Smart investment can unlock North Lawndale’s economic potential
North Lawndale and similar struggling neighborhoods are often viewed as too poor to support economic development. A valuable new study makes clear that’s not the case.
It’s an often-told story that the North Lawndale community has been ravaged by decades of economic disinvestment.
But a study released this week found North Lawndale residents spend $124 million a year outside their neighborhood, purchasing items that can’t be found within their community.
Keeping more of that money closer to home could be key to revitalizing the community, according to the study conducted by University of Illinois at Chicago’s Great Cities Institute and commissioned by the North Lawndale Christian Development Corporation.
“The well-being of residents is bolstered by the economic health of a neighborhood,” Great Cities Institute Director Teresa Córdova said Monday as she presented the study at the City Club of Chicago. “When those wealth-building opportunities are denied, you start to have various quality of life indicators that are parallel to that.”
The findings are valuable — and should be studied — by city planners, business owners or anyone interested in revitalizing North Lawndale and similar neighborhoods that are wrongly seen as too poor to support proper economic development.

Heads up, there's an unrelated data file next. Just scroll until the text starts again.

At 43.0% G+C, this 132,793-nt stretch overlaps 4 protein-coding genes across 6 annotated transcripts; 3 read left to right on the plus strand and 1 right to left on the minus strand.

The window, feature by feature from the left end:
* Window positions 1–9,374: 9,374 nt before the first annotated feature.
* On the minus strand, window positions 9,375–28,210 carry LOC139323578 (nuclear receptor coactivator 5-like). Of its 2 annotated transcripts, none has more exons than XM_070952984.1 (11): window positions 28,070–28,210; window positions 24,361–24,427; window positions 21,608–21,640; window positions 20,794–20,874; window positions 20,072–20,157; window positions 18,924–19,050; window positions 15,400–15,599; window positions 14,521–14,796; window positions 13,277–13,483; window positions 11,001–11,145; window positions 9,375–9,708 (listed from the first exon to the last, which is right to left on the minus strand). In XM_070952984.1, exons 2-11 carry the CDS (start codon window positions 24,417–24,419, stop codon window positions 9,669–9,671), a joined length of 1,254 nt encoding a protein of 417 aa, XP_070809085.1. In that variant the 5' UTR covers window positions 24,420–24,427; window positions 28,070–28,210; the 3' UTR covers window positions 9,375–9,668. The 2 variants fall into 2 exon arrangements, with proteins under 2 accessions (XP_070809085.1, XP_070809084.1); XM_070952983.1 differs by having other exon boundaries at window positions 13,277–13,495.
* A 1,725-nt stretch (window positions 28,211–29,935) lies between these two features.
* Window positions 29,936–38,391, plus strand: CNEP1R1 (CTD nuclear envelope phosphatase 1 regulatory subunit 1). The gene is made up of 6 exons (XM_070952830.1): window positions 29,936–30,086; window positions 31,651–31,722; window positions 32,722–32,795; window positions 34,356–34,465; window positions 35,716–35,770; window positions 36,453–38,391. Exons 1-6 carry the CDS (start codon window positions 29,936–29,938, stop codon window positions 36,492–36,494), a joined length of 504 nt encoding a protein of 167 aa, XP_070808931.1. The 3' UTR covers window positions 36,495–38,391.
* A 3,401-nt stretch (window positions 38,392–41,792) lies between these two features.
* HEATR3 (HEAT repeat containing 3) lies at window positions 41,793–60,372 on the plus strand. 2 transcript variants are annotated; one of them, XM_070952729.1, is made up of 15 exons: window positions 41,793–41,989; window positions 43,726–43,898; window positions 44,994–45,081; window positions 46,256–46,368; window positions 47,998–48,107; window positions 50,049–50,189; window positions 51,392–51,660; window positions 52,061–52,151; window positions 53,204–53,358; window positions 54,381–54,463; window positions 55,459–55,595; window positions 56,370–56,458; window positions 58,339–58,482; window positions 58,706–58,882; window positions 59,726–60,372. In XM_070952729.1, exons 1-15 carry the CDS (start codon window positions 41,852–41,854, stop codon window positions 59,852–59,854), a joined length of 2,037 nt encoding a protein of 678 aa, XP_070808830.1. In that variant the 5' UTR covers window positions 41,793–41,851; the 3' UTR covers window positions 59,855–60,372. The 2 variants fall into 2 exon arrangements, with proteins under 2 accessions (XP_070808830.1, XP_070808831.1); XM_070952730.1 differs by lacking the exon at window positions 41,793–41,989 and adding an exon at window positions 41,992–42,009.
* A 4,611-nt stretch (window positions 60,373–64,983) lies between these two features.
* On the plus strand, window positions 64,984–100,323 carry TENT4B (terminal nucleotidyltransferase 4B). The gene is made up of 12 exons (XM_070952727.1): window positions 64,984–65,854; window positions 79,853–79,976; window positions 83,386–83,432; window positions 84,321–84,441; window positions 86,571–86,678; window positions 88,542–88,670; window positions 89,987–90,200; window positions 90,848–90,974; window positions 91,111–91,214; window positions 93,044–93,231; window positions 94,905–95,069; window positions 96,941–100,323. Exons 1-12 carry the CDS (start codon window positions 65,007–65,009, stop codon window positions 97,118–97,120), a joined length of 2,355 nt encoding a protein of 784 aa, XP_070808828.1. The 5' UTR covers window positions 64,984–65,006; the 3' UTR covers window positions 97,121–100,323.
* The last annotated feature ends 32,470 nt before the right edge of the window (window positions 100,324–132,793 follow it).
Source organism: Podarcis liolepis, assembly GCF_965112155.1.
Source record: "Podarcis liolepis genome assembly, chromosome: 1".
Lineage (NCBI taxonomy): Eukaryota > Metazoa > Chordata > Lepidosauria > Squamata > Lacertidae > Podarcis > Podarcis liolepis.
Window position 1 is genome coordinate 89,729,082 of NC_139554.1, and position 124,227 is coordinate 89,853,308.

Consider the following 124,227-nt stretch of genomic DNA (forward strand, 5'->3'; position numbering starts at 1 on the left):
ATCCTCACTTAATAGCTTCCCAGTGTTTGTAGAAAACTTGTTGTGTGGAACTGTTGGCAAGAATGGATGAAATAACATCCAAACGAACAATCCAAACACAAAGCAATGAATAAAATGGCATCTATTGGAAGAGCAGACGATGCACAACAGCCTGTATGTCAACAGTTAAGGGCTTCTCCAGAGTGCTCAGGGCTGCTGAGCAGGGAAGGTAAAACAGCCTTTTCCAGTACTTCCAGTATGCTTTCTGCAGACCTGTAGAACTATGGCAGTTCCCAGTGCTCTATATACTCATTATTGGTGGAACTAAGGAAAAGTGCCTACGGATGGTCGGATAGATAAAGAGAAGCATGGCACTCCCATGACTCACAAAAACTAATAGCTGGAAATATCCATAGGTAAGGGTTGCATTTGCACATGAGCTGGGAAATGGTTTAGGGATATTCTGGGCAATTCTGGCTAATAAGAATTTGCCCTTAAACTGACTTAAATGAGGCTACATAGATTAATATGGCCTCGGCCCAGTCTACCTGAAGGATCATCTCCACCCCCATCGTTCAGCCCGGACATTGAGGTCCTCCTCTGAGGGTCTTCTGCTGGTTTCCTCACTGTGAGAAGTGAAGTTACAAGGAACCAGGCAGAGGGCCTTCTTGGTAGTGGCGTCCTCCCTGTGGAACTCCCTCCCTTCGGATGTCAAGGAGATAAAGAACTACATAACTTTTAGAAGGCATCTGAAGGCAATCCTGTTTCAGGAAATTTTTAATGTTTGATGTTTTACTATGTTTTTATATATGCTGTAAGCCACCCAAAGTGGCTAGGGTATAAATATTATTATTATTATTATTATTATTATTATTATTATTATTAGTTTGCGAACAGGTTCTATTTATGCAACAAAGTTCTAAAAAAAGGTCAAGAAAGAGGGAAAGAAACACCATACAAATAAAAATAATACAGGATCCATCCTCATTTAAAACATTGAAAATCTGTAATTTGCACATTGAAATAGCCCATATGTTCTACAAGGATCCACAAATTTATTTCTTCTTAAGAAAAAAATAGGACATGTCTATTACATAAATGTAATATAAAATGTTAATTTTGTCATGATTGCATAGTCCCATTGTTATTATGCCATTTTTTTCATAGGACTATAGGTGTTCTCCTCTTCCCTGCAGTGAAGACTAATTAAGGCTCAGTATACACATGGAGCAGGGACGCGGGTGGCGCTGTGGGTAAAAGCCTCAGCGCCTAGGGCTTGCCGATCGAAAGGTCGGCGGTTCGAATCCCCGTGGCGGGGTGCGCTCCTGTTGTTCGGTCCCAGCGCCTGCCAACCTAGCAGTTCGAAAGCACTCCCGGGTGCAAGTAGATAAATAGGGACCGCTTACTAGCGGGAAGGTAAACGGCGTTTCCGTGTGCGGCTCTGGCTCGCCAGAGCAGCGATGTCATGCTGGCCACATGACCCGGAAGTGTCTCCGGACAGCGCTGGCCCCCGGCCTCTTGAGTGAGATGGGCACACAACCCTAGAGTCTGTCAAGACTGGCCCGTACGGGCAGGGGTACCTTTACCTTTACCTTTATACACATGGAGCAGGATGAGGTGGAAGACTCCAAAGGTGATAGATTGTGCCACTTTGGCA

An investment — with a return
The study, called the Lawndale Service Area Databook, also found that 3,000 jobs in North Lawndale have been held by non-residents of the community over the past 10 years — because more than 21% of the neighborhood’s jobs require a bachelor’s degree, but only 12.7% of the residents are college graduates.
And while whites make up less than 3% of North Lawndale’s population, they hold more than half of the community’s jobs.
The solutions in North Lawndale include significant investment in early childhood and elementary education, and creating jobs and internships that help residents start careers in health care and education, which are predominant in the neighborhood, the study said.
We think the city could use that $124 million figure — that’s potentially $1.2 billion over a decade — to help lure more businesses to the neighborhood’s beleaguered main streets such as Ogden and Kedzie avenues, and along public transit nodes.
Mayor Lori Lightfoot’s Invest South/West program has already targeted North Lawndale for improvement. The study can help inform these efforts.
If nothing else, the Great Cities study ought to dislodge the mindset that revitalizing neighborhoods such as North Lawndale is charity. It isn’t. It’s a good investment in a community and its people.
And all good investments tend to bring a return.
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